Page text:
Getting Creative With Clinical Education Experiences

April 13, 2021 by Claire Higgins

By Dana Bates, PhD, LAT, ATC, and Jessica Moore, EdD, LAT, ATC

Clinical education for athletic training students was suddenly questionable for some programs and came to a standstill for others when the COVID-19 pandemic began its first nationwide toll in the U.S. in March 2020. As such, athletic training programs were faced with the ongoing challenge of cultivating athletic training student skill development in preparation for professional practice.  While supplemental clinical experiences such as simulation and/or telemedicine and telehealth were acceptable to meet educational requirements and on-time graduation1,3, athletic training programs remained obligated to teach and assess curricular content standards and require clinical education while preparing future athletic trainers to be safe and effective health care providers.  

Clinical education and patient interaction are important parts of students’ education and many clinical education coordinators may be struggling to find or replace experiences that still challenge athletic training students similar to immediate care and participation in practices and events during the pandemic. For much of the U.S., fall 2020 continued to challenge programs’ ability to place students in clinical educational experiences.

As our clinical education team at Pacific University met to discuss moving forward with clinical education, we began to investigate alternative strategies that would enable students to utilize skills through direct patient-care opportunities, rather than only creating guided simulation experiences. As a solution, our program transitioned our teaching lab into an operating clinic during the COVID-19 pandemic to provide valuable hands-on athletic training experiences for students. For those programs looking to create patient care opportunities, figure 1 provides a list of key considerations.

During the current pandemic, programs must consider all necessary approvals to create a functional clinic on campus. These may be specific institutional COVID-19 tasks forces, college and school directors and deans and legal counsel. Consideration of financial costs, physical space, accessing patients, patient safety and any Centers for Disease Control and Prevention (CDC), state and/or regional mandates.

At Pacific University, our program is housed in the College of Health Professions, where several clinics already function. As such, we had successful models to follow and the process of approval was relatively quick. 

Athletic trainers work under the direction of or in collaboration with a supervising physician.  All accredited athletic training programs have a medical director, who can be a valuable advocate for creating a clinic and naturally fill the role of supervising physician. In developing our clinic, we worked with our medical director to enter into an agreement to serve as our supervisory physician and create standing orders. These standing orders emphasized musculoskeletal evaluation, treatment and rehabilitation to include electrical and manual therapies, supportive techniques, such as taping and bracing, functional testing and ongoing evaluation as deemed necessary and appropriate. University faculty would serve as preceptors. The emphasis on musculoskeletal conditions was purposeful since we would not see injuries associated with trauma or bleeding, therefore our standing orders did not include skills and procedures associated with emergency care.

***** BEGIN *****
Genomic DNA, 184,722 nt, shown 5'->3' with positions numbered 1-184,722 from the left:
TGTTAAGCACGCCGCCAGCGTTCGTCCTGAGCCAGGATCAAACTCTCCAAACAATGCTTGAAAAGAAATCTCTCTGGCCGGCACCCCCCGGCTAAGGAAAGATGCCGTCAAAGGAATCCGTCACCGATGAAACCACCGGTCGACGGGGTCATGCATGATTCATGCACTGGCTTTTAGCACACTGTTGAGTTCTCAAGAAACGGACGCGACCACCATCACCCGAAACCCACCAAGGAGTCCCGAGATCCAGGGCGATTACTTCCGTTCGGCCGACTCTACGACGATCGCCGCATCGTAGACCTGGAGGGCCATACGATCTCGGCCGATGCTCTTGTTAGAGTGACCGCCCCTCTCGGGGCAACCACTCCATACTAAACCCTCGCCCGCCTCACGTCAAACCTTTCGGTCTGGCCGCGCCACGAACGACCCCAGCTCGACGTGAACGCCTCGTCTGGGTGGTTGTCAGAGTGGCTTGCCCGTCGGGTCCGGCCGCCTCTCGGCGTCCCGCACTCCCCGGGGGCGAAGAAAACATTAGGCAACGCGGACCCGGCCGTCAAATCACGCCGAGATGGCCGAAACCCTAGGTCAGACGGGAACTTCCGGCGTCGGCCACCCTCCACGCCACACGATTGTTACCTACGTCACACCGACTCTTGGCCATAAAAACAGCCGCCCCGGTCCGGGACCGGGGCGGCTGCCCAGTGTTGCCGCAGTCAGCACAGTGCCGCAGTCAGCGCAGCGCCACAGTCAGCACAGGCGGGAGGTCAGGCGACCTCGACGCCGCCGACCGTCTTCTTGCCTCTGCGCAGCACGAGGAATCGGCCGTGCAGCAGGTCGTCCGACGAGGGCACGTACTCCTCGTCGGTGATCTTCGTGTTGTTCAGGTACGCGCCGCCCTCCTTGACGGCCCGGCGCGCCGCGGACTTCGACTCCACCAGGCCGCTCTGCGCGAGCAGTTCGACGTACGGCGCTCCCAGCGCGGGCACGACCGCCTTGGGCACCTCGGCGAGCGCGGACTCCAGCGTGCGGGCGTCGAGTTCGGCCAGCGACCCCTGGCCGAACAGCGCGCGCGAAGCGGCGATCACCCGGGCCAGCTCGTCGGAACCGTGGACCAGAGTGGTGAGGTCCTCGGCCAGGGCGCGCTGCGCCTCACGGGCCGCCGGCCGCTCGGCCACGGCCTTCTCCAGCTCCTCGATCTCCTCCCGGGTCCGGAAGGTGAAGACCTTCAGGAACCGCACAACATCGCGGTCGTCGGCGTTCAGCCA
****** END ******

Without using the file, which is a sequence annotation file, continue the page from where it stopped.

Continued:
Consideration of space and available equipment to evaluate and treat patients is important, especially when following CDC, state and/or regional guidelines for appropriate spacing needs for safe patient care. Our program has a dedicated teaching lab space of about 1,600-square-feet with 10 treatment tables, a treadmill, bike, various therapeutic modalities (e.g., ice packs, moist heat packs, paraffin, electrical stimulation and ultrasound, portable TENS units and cold pneumatic compression) and rehabilitation equipment (e.g., elastic bands, hand-held and cuff weights, foam rollers, BOSU balance pads, Theraballs, squat rack and weights). Our teaching lab space and the presence of equipment already used for educational purposes was ideal for transitioning into an active clinical site. While we had access to the equipment listed, opening an active clinic in teaching spaces can be successful with creativity and use of equipment you may already have available.

When discussing clinic hours of operation, we identified an afternoon schedule that would best fit our students' needs as classes would be complete by the afternoon.  

As programs prepare future health care providers, one content area often cited as a weakness is administration.4,5 When developing a clinic, there are many policies and procedures, clinic documents and forms, and now COVID-19 screening protocols that must be created.  Assigning these administrative tasks to students supports active practice and experience with creating and implementing administrative tasks that may not occur often during students’ traditional athletic training experiences.  The students in our program had very little previous administrative experience, therefore it was a great opportunity for them to create new documents and templates and build a policy and procedure manual from the ground up. Our first-year cohort was actively involved in this administration piece as well, collaborating, reviewing and creating missing parts of the policy and procedure manual.

Sample Clinic Policy and Procedures

  • Mission and vision
  • Patient confidentiality